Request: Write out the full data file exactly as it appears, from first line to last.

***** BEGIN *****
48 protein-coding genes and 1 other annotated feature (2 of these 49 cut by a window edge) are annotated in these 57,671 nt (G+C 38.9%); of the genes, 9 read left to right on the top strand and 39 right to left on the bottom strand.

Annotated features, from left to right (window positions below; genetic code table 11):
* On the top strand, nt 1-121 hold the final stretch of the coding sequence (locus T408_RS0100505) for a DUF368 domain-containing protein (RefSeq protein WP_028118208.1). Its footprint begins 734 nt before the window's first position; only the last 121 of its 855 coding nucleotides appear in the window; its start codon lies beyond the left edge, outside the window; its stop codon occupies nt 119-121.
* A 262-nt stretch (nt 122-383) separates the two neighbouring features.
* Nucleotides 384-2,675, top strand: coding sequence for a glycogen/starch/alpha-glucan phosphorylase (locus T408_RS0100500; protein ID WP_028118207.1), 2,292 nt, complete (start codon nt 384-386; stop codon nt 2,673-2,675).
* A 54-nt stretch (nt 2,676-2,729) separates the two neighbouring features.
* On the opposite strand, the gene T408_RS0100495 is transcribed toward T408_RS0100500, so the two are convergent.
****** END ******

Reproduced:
48 protein-coding genes and 1 other annotated feature (2 of these 49 cut by a window edge) are annotated in these 57,671 nt (G+C 38.9%); of the genes, 9 read left to right on the top strand and 39 right to left on the bottom strand.

Annotated features, from left to right (window positions below; genetic code table 11):
* On the top strand, nt 1-121 hold the final stretch of the coding sequence (locus T408_RS0100505) for a DUF368 domain-containing protein (RefSeq protein WP_028118208.1). Its footprint begins 734 nt before the window's first position; only the last 121 of its 855 coding nucleotides appear in the window; its start codon lies beyond the left edge, outside the window; its stop codon occupies nt 119-121.
* A 262-nt stretch (nt 122-383) separates the two neighbouring features.
* Nucleotides 384-2,675, top strand: coding sequence for a glycogen/starch/alpha-glucan phosphorylase (locus T408_RS0100500; protein ID WP_028118207.1), 2,292 nt, complete (start codon nt 384-386; stop codon nt 2,673-2,675).
* A 54-nt stretch (nt 2,676-2,729) separates the two neighbouring features.
* On the opposite strand, the gene T408_RS0100495 is transcribed toward T408_RS0100500, so the two are convergent.